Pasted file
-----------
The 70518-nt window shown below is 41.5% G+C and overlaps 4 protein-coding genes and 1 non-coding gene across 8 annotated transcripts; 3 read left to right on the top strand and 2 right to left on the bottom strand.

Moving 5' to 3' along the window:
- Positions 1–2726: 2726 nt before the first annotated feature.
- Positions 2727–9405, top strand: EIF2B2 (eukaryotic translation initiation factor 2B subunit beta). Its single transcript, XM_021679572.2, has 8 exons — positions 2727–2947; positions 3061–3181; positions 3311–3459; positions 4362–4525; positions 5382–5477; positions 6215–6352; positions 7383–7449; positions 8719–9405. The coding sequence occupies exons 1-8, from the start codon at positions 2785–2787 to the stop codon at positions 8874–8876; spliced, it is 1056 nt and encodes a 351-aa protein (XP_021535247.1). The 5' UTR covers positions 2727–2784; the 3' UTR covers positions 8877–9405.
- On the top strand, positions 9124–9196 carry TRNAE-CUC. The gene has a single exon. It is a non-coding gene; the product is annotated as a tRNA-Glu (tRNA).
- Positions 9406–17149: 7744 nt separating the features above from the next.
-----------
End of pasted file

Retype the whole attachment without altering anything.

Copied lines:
The 70518-nt window shown below is 41.5% G+C and overlaps 4 protein-coding genes and 1 non-coding gene across 8 annotated transcripts; 3 read left to right on the top strand and 2 right to left on the bottom strand.

Moving 5' to 3' along the window:
- Positions 1–2726: 2726 nt before the first annotated feature.
- Positions 2727–9405, top strand: EIF2B2 (eukaryotic translation initiation factor 2B subunit beta). Its single transcript, XM_021679572.2, has 8 exons — positions 2727–2947; positions 3061–3181; positions 3311–3459; positions 4362–4525; positions 5382–5477; positions 6215–6352; positions 7383–7449; positions 8719–9405. The coding sequence occupies exons 1-8, from the start codon at positions 2785–2787 to the stop codon at positions 8874–8876; spliced, it is 1056 nt and encodes a 351-aa protein (XP_021535247.1). The 5' UTR covers positions 2727–2784; the 3' UTR covers positions 8877–9405.
- On the top strand, positions 9124–9196 carry TRNAE-CUC. The gene has a single exon. It is a non-coding gene; the product is annotated as a tRNA-Glu (tRNA).
- Positions 9406–17149: 7744 nt separating the features above from the next.